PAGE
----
Mullins eyes Japan trip for Felix Yonger after Punchestown win

Sunday hat-trick follows on from trainer’s unexpected Doncaster blank

Felix Yonger ridden by Ruby Walsh clears the last on the way to winning the BoyleSports Tied Cottage Steeplechase  at Punchestown. Photograph: Brian Lawless/PA

Felix Yonger ridden by Ruby Walsh clears the last on the way to winning the BoyleSports Tied Cottage Steeplechase at Punchestown. Photograph: Brian Lawless/PA

 

The attention that comes with having assembled perhaps the most powerful string of National Hunt horses ever seen is hardly a drawback that will have Willie Mullins’s rivals weeping in sympathy, although the champion trainer’s mixed fortunes at the weekend does indicate the forensic focus that will increasingly be on both him and his horses on the run-up to Cheltenham.  

Felix Yonger’s success in Punchestown’s Grade 2 feature  was the focus of another Mullins Sunday hat-trick, but a rare blank the day before, when a cross-channel raid saw a number of his runners either disappoint, or crash out, in the manner Djakadam did at Cheltenham, had the speculation train swiftly gathering steam.

Festival significance

Gold CupVautour

Even some of the stable’s lesser lights will be of interest.  After the odds-on Myska finished last in Punchestown’s Listed Novice Hurdle, she was reported to be coughing, not the news any trainer at any time likes to hear since a rogue bug can scupper even the most carefully formulated plans, and certainly the kind of news to set rumour-mongers a-flutter. The reality, as Mullins quickly pointed out, was more mundane.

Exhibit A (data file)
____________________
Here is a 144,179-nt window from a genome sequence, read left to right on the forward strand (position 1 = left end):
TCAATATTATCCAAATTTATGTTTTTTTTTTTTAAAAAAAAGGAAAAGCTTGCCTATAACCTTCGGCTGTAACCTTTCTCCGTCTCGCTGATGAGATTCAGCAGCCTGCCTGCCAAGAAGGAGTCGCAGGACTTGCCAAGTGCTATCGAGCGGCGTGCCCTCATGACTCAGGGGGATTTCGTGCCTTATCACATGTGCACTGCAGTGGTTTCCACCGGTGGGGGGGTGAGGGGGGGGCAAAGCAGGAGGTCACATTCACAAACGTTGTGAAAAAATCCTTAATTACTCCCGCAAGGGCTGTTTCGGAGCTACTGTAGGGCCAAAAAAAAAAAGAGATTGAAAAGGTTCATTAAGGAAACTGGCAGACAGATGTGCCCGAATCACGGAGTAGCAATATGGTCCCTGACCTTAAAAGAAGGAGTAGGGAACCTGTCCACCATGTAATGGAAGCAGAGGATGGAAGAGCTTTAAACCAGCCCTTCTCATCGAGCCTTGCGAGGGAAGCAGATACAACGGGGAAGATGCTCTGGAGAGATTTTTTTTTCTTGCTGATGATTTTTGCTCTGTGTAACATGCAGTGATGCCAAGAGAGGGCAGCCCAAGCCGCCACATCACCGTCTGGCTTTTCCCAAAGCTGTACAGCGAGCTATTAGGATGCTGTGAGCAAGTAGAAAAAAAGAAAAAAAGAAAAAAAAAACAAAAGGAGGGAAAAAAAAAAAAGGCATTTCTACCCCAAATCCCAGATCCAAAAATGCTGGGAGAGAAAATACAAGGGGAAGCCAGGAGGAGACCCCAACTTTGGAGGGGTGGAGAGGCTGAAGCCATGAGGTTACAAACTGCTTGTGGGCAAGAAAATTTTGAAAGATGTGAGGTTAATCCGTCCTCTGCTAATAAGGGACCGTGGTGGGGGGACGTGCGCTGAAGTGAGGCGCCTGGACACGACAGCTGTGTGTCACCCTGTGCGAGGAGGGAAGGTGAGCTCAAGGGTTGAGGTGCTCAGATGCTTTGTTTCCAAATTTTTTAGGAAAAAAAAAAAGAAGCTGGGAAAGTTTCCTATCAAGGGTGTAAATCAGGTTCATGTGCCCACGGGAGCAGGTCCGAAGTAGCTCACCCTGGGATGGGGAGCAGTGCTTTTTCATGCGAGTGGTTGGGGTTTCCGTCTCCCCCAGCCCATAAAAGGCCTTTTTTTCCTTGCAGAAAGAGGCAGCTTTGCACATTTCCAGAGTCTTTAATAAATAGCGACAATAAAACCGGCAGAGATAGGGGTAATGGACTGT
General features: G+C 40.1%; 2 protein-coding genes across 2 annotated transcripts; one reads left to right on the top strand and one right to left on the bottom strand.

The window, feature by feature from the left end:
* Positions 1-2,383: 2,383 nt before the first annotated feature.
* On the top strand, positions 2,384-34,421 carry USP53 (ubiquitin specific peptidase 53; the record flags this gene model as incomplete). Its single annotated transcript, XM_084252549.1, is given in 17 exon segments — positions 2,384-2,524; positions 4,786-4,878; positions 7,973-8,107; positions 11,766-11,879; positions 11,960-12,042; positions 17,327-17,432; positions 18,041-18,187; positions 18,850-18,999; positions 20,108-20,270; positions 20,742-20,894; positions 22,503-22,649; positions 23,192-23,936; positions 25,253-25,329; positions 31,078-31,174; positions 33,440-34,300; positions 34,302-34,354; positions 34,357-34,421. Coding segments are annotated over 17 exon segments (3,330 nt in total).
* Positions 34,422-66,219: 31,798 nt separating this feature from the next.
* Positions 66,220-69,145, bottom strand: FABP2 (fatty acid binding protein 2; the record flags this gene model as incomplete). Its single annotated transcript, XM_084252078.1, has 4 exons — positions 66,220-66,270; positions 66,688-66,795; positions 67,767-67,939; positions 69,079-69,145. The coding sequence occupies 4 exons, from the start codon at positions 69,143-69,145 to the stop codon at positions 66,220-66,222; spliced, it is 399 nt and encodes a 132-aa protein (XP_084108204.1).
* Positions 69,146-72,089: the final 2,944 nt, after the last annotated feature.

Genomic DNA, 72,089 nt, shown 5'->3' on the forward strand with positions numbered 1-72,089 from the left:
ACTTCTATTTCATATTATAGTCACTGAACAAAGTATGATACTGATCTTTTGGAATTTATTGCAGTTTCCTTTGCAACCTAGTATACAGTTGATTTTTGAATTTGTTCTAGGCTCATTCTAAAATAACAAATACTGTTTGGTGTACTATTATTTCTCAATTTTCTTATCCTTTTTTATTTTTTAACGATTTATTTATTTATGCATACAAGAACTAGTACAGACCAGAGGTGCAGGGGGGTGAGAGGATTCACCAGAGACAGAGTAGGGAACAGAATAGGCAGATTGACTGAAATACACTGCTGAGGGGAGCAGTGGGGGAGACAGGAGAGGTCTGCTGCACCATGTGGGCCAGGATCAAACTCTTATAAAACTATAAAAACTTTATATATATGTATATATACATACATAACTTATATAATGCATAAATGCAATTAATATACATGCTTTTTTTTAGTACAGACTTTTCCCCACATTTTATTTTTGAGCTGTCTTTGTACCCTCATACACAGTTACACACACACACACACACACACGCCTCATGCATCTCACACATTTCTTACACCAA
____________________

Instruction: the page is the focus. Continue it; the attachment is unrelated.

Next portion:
“There’s no lung infection, no throat infection and I think she might have just got a bit of kick-back as she was racing in behind,” he explained, before outlining his rationale for why the trio of runners he sent to Doncaster on Saturday had failed to live up to expectations.

“I think they may have got a chill on the ferry across because they ran too bad to be true. They mightn’t have been good enough to win but I certainly wasn’t happy with them,” he said.

“Up For Review was beaten too far out and Shaneshill was flat out the whole way. I certainly wouldn’t be writing them off for Cheltenham.” 

Mullins added: “Djakadam had a few stitches put in at the top of his chest and will be just walking for a few days. I think I’ve enough time [for Cheltenham] providing the cut doesn’t get infected.”

That Felix Yonger advertised his claims for joining Un De Sceaux in the Champion Chase by overhauling Flemenstar on unsuitably testing ground might, ironically, not be enough to earn him a Cheltenham ticket as Mullins has more far-flung options.

Japan

“It’s very expensive to go to Japan but it’s worth huge money and we believe he is better on quick ground,” Mullins said. “Ruby [Walsh] said he’s still improving – at 10! I imagine he will either go to Cheltenham or go to Japan.” 

Graham Wylie’s colours were also victorious in the finale with Battleford, who made all to earn a slot in the Champion Bumper and attract 16-1 quotes for that race.

“He’d been doing nice work and I’d imagine he’ll go on the boat,” said Mullins, who picked up the opening maiden hurdle with Balko Des Flos. 

Bonny Kate gave an exhibition from the front in the stamina-sapping Grand National Trial and made her first handicap assignment look easy, beating another mare, Baie Des Iles, by six lengths.

Noel Meade will consider the four-mile National Hunt Chase at Cheltenham for Mala Beach’s sister.

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